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A few weeks ago, my mini-phone-plug to cassette adaptor – that thingy you can use to connect something with a headphone jack to the cassette player in you car – died. Some wires broke away from a connector in a way that was impossible to repair. So, I went to the local Radio Shack, where the friendly person behind the counter convinced me to get a wireless FM transmitter instead. (It was a new Radio Shack item that was on sale.) The idea is you can plug that into your MP3 player (or whatever), then tune the car radio to an FM signal, and, voilà, music without wires !

Well, it didn't really work. First, there was a noticeable amount of noise when the music was quiet; fiddling with the volume controls on both the player and the radio did not help. The noise got a little more noticeable when the transmitter was used with batteries (as opposed to the included DC power adaptor). Even worse/better, if I used the windshield wipers, there was horrible interference. Cripes, what is this, AM RADIO ?

I should have known better when the nice lady behind the counter suggested that I try an alternate brand (iBeam ? I'm trying to suppress the memory now), but the results might have been only marginally better, and just not acceptable.

So now I'm back to the “primitive” cassette adaptor solution, which of course is awkward and old fashioned, but it works. It's definitely more distorting than a simple piece of wire, but at least it's not noisy and at the mercy of the ether.

Really, it would be nice if more car stereos just had a line input on the front – and some do, like the cheap Aiwa deck that I'd bought for the Neon five years ago. Until direct connections like that become more common, we'll have to suffer the indignity of these imperfect solutions.



( 4 comments — Leave a comment )
Apr. 2nd, 2005 03:24 am (UTC)
iTrip v. cassette adatpor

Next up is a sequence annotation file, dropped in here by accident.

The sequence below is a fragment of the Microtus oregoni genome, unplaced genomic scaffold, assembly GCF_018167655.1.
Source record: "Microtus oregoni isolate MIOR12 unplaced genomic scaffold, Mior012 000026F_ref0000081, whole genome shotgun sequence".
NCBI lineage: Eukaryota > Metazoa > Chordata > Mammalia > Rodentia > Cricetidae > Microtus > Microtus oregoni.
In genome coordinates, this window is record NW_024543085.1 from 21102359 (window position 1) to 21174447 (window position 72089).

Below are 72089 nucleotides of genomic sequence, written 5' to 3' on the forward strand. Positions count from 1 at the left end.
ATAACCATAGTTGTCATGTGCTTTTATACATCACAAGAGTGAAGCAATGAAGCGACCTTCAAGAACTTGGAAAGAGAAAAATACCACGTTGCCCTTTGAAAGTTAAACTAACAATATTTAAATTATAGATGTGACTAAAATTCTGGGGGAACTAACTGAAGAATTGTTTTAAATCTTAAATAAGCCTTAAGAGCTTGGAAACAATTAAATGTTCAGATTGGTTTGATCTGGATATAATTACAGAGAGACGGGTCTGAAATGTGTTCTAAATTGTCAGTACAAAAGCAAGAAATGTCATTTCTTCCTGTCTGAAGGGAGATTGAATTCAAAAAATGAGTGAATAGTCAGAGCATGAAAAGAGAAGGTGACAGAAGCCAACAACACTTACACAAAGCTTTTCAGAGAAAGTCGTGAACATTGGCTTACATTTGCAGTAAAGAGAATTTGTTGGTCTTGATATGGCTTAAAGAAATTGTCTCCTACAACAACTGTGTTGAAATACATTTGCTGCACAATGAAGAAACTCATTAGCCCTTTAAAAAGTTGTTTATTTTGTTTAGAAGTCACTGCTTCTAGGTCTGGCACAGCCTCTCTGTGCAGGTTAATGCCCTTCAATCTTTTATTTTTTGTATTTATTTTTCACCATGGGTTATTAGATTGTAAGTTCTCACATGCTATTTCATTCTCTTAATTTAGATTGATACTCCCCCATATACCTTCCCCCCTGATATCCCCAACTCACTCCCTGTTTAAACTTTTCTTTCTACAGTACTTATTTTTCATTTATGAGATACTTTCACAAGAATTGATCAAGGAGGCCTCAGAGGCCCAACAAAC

the FM transmitter they sell at our local Mac store --iTrip -- works pretty well, but not nearly as well as the cassette adaptor.

In the car the cassette adaptor is superior technology.

However the iTrip thingy is still in the repertoire primarily because it allows broadcasting over the radio my parents got me thirtysomething years ago, a Realistic Astronaut-6. It's a bit of a conceptual hack -- using new digital technology over an old analog radio -- but, I love that old radio and it's funny to hear iPod broadcasts over it.

The iTrip is good for times when we're riding with friends who don't have a cassette player. Some newer cars don't even have cassette players as an option.

good luck in your new job!
Apr. 2nd, 2005 04:09 am (UTC)
Thanks !
It could be that the FM radio in the car just doesn't like those kind of devices. I would actually consider something like the iTrip for the home, except I've already got an Airport Express so I can play iTunes from any computer in the house on the stereo. And I definitely was thinking about cars without cassette decks – they are still surprisingly common, especially on rental cars.

I also love the idea of playing something very new through something very old.

Apr. 2nd, 2005 07:48 am (UTC)
It's funny you mention that. I have a cassette player in my car and have considered installing my cd player, but then I lose the option of jacking my laptop in via that cassette interface and playing my mp3s. And as inelegant as the cassette adapter is, it still works pretty well provided it is seated correctly.
Apr. 13th, 2005 12:49 am (UTC)
Oh, those mini FM transmitters are SUCH crap. I haven't tried the Officially Sanctioned iPod Version which attaches to the unit itself, but the weird short wires with the big unwieldy pods dangling off the end ... they're way too high-maintenance for things like, oh, I dunno, operating a motor vehicle at high velocities.

The cassette adaptors have their setbacks, but they are reliable.

Line inputs are lovely but, as you say, still scarce.
( 4 comments — Leave a comment )


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